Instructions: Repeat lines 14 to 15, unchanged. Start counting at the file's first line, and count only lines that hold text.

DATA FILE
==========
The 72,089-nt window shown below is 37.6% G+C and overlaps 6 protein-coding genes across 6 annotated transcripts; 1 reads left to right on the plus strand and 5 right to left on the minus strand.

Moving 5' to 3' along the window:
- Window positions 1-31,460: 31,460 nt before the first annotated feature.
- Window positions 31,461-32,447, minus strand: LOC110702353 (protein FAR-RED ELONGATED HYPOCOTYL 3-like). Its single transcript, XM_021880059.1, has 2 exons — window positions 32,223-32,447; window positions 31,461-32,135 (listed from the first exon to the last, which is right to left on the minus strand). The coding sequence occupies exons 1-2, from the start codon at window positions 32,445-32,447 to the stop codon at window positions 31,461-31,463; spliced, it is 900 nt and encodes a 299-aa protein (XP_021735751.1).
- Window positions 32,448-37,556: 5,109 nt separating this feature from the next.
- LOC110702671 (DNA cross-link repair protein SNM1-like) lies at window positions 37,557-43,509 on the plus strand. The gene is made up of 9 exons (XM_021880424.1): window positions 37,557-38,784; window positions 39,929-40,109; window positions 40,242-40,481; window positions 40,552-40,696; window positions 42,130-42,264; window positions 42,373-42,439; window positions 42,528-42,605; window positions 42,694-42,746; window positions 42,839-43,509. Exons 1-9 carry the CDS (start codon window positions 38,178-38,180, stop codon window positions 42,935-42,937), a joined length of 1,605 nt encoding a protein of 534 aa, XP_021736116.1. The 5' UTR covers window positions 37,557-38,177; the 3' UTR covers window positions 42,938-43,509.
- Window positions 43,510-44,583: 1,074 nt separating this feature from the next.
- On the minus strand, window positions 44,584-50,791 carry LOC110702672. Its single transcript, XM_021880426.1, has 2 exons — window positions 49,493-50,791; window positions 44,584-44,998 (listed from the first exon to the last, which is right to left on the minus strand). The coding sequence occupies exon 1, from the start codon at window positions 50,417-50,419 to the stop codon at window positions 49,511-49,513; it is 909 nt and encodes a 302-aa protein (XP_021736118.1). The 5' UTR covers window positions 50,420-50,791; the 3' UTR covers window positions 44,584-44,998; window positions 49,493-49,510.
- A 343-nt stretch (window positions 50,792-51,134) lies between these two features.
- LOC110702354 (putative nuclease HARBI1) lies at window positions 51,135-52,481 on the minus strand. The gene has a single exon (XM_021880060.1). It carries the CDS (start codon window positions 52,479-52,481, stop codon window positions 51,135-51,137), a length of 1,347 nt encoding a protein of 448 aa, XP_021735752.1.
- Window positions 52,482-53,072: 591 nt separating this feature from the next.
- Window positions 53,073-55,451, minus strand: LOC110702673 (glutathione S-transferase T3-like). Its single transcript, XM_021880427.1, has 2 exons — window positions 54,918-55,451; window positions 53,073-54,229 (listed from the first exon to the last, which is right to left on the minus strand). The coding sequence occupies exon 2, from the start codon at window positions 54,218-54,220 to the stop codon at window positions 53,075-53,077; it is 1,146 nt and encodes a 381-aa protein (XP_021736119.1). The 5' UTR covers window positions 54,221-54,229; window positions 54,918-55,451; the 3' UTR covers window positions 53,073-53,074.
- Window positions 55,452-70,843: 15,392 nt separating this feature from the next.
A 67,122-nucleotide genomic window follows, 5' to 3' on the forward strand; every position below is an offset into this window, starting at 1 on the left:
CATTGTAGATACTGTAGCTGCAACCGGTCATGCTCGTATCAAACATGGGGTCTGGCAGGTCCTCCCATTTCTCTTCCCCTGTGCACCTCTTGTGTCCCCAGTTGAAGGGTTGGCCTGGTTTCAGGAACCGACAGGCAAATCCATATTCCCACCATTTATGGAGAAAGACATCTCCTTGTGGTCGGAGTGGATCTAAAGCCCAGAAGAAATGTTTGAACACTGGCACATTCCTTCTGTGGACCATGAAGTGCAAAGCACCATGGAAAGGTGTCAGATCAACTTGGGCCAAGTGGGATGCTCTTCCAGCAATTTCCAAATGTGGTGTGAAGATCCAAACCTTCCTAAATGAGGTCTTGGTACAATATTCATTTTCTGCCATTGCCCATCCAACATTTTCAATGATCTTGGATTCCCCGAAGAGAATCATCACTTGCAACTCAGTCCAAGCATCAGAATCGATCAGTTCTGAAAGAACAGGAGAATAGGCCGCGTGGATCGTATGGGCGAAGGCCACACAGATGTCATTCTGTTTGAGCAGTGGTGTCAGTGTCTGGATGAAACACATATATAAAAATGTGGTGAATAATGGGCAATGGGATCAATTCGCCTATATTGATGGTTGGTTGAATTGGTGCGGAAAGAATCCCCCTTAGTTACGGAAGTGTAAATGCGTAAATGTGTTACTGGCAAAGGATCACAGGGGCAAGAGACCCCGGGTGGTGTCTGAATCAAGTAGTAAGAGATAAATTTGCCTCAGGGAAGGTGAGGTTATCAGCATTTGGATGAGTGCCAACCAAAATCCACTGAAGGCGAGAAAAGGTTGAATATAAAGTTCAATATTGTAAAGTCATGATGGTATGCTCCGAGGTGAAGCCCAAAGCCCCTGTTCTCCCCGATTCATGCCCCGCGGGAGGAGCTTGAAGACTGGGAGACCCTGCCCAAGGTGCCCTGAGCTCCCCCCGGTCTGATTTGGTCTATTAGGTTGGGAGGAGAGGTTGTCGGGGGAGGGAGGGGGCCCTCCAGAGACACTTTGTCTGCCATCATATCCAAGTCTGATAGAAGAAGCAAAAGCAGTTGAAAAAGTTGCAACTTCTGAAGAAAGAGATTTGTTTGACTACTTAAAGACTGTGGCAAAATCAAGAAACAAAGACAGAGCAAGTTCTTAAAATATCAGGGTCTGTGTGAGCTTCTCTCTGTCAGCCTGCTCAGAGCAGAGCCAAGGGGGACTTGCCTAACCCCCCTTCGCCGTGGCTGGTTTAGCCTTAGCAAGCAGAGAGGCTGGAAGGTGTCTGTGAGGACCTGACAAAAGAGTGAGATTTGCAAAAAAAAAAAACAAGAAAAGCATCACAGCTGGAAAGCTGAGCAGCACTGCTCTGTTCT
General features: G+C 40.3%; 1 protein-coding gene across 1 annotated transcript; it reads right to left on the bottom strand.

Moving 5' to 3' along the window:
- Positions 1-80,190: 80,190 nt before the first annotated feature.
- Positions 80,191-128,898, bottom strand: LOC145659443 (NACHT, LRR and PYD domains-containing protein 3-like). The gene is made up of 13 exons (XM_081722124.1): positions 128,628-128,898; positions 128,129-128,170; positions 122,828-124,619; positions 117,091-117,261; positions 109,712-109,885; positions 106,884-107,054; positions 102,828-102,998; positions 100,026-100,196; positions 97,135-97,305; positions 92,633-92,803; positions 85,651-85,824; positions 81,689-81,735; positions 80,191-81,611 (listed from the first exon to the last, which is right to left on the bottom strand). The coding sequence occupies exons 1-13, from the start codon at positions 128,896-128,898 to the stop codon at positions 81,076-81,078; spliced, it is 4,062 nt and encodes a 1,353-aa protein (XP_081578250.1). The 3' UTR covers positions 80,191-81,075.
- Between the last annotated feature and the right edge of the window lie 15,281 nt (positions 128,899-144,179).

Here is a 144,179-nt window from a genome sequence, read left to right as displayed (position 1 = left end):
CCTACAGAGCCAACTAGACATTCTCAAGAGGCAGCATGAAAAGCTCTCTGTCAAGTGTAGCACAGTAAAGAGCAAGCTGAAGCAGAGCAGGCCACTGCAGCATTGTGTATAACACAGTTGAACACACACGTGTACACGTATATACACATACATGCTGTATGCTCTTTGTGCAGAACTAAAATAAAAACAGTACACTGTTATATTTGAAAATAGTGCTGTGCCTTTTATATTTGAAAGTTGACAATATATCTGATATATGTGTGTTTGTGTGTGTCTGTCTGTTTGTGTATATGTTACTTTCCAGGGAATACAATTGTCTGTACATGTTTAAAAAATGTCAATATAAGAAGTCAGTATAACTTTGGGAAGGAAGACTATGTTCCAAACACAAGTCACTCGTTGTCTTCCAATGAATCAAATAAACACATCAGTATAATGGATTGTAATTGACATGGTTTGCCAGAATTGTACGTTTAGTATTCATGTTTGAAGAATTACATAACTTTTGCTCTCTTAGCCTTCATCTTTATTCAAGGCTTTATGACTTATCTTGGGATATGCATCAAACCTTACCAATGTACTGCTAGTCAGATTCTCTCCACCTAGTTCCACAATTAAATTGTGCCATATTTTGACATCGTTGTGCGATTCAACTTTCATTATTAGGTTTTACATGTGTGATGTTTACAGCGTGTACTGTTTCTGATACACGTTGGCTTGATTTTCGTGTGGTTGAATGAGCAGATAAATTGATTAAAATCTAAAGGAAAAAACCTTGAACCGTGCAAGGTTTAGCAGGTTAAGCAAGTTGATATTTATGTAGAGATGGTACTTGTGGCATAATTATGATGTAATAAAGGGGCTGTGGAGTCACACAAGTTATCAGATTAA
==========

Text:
A 67,122-nucleotide genomic window follows, 5' to 3' on the forward strand; every position below is an offset into this window, starting at 1 on the left:
CATTGTAGATACTGTAGCTGCAACCGGTCATGCTCGTATCAAACATGGGGTCTGGCAGGTCCTCCCATTTCTCTTCCCCTGTGCACCTCTTGTGTCCCCAGTTGAAGGGTTGGCCTGGTTTCAGGAACCGACAGGCAAATCCATATTCCCACCATTTATGGAGAAAGACATCTCCTTGTGGTCGGAGTGGATCTAAAGCCCAGAAGAAATGTTTGAACACTGGCACATTCCTTCTGTGGACCATGAAGTGCAAAGCACCATGGAAAGGTGTCAGATCAACTTGGGCCAAGTGGGATGCTCTTCCAGCAATTTCCAAATGTGGTGTGAAGATCCAAACCTTCCTAAATGAGGTCTTGGTACAATATTCATTTTCTGCCATTGCCCATCCAACATTTTCAATGATCTTGGATTCCCCGAAGAGAATCATCACTTGCAACTCAGTCCAAGCATCAGAATCGATCAGTTCTGAAAGAACAGGAGAATAGGCCGCGTGGATCGTATGGGCGAAGGCCACACAGATGTCATTCTGTTTGAGCAGTGGTGTCAGTGTCTGGATGAAACACATATATAAAAATGTGGTGAATAATGGGCAATGGGATCAATTCGCCTATATTGATGGTTGGTTGAATTGGTGCGGAAAGAATCCCCCTTAGTTACGGAAGTGTAAATGCGTAAATGTGTTACTGGCAAAGGATCACAGGGGCAAGAGACCCCGGGTGGTGTCTGAATCAAGTAGTAAGAGATAAATTTGCCTCAGGGAAGGTGAGGTTATCAGCATTTGGATGAGTGCCAACCAAAATCCACTGAAGGCGAGAAAAGGTTGAATATAAAGTTCAATATTGTAAAGTCATGATGGTATGCTCCGAGGTGAAGCCCAAAGCCCCTGTTCTCCCCGATTCATGCCCCGCGGGAGGAGCTTGAAGACTGGGAGACCCTGCCCAAGGTGCCCTGAGCTCCCCCCGGTCTGATTTGGTCTATTAGGTTGGGAGGAGAGGTTGTCGGGGGAGGGAGGGGGCCCTCCAGAGACACTTTGTCTGCCATCATATCCAAGTCTGATAGAAGAAGCAAAAGCAGTTGAAAAAGTTGCAACTTCTGAAGAAAGAGATTTGTTTGACTACTTAAAGACTGTGGCAAAATCAAGAAACAAAGACAGAGCAAGTTCTTAAAATATCAGGGTCTGTGTGAGCTTCTCTCTGTCAGCCTGCTCAGAGCAGAGCCAAGGGGGACTTGCCTAACCCCCCTTCGCCGTGGCTGGTTTAGCCTTAGCAAGCAGAGAGGCTGGAAGGTGTCTGTGAGGACCTGACAAAAGAGTGAGATTTGCAAAAAAAAAAAACAAGAAAAGCATCACAGCTGGAAAGCTGAGCAGCACTGCTCTGTTCT